Get Solved AVIA 400 Final

Get Solved AVIA 400 Final


  1. We judge an object to be further away when it is blocked, or occluded, by another object. The object that overlays the other is seen as being closer. This monocular cue to distance/depth perception is known as
  2. Which strategy below is not recommended to help manage automation?
  3. The newer rectangular electronic flat-panel primary displays—primary flight displays (PFDs) and multifunction displays (MFDs)—where related information is presented together for easy comparison are examples of
  4. what occurs when the use of automated systems during high workload phases of flight doesn’t decrease but increases overall pilot workload compared to flying a non- automated aircraft.
  5. Accomplishing two different tasks simultaneously is as effective as doing them separately.
  6. NASA researchers studied 12 major airline accidents that involved hull loss or loss of life and that were deemed to involve significant levels of acute situational stress on the part of the flight crew after the onset of non-normal/emergency events that preceded the accident. They found that most of the 212 flight crew errors identified did not involve the pilots forgetting something.
  7. Communication breakdown between flight crewmembers and between controllers and pilots has contributed to several fatal aircraft accidents.
  8. Ambiguous messages consist of words, phrases, or sentences that have only one meaning.
  9. Between 1972 and 2013 in the United States, the leading item not monitored in 25 major U.S. air carrier accidents that killed 894 people was the aircraft’s
  10. Which strategy below is not recommended to help manage automation?
  11. Which of the following, if actively in use on the flight deck, is the lowest level of automation?
  12. You are a new student pilot trying to learn how to taxi an airplane using rudder inputs. If your taxi trying to use aileron inputs instead of rudder inputs, you are likely experiencing
  13. _ displays presenting qualitative, continuous information that represents the state of an aircraft attribute in symbolic or pictorial format, often with a moving indicator.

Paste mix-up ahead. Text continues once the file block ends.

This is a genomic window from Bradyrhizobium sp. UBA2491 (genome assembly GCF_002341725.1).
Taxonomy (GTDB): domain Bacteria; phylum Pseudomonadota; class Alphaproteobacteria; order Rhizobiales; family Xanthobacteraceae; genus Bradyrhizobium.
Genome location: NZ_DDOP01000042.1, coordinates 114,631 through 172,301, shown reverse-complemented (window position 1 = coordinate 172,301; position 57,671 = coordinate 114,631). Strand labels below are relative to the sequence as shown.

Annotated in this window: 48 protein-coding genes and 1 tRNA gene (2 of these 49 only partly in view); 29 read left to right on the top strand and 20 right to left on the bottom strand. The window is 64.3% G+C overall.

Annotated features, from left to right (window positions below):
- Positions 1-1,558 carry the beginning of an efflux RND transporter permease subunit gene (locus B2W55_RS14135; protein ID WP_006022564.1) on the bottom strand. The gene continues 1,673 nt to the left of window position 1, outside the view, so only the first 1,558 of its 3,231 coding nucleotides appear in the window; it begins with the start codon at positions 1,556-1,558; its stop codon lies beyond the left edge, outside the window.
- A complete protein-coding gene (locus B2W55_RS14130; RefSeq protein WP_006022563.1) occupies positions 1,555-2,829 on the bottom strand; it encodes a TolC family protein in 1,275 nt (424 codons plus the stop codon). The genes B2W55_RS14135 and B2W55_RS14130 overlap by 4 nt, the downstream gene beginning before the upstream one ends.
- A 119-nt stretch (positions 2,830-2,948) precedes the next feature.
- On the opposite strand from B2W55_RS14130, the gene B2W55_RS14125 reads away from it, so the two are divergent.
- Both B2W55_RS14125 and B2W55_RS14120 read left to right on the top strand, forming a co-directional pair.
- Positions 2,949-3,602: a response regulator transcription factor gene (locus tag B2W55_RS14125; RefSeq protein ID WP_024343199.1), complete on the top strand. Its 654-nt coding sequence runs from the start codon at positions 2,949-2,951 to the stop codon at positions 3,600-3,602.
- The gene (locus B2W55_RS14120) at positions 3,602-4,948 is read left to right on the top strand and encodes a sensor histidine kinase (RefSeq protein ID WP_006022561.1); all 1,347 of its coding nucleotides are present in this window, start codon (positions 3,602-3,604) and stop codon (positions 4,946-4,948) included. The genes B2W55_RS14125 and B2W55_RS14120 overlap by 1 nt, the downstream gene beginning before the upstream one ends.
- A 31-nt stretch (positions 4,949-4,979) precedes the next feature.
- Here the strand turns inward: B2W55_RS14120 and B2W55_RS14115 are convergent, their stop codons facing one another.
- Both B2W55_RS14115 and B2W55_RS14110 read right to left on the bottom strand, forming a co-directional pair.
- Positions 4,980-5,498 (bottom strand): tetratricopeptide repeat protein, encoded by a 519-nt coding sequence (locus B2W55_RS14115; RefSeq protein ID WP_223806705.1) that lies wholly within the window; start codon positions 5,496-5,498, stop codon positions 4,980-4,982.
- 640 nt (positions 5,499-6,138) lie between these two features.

14. After reading an accident report, what appears obvious to us after the fact did not appear obvious to the pilot before the fact. This is known as the
  15. Sustained attention needed for good vigilance/monitoring performance is very demanding of mental resources.
  16. The attitude indicator is an example of a ___________.
  17. The auditory sense is omnidirectional and verbal messages are transient.
  18. About a third of all worldwide major and substantial-damage transport-category turbojet and turboprop aircraft accidents are runway-related accidents, with 97 percent of those classified as runway
  19. The phenomenon of multilingual pilots and/or controllers switching back and forth between English and their mother tongue, or unilingual English speakers switching between different English dialects (e.g., aviation English and normal English), is known as
  20. Decision making in its most basic form involves ________ .
  21. Most VFR-into-IMC accidents occur on the last leg of a return trip home.
  22. Words that sound the same as other words, but have different meanings, are called ________.
  23. Information on displays and the design of controls is often called ________.
  24. Cues to distance/depth perception that solely depend on stimuli that reside in the outside world, as opposed to physiological mechanisms, are known as
  25. The traditional three-pointer altimeter (round dial) is an example of a(n) ___________ display.
  26. Time pressures have contributed to accidents and incidents.
  27. You are at least ________ times more likely to see another aircraft if air traffic control alerts you to its location (e.g., “traffic, one o’clock, five miles, westbound, six thousand”).
  28. The worst runway incursion (RI) accident on U.S. soil occurred because a controller forgot another airplane was on the runway.
  29. The interpretation of visual sensations (inputs) is known as visual ________.
  30. Characteristics in the environment that are received by our sensory receptors in our eyes, ears, skin, etc., which aid us in accurately perceiving the outside world, are known as
  31. involves grouping bits of information into larger meaningful wholes and enhancing learning and memory.
  32. Evaluating 28,000 incident reports submitted by pilots and air traffic controllers during the first five years of the ASRS, researchers found more than 70 percent involved problems with voice communications.
  33. involves designing displays and controls according to their function and how they are best understood by humans.
  34. The ________ is the tendency to blame internal characteristics in others for their attitudes, behavior, or failures while blaming situational circumstances to excuse our own.
  35. When numerical values are rapidly changing (e.g., airspeed, altitude) both the direction and rate of change is more difficult for pilots to interpret on a(n) __________ display compared to a(n) ___________ display.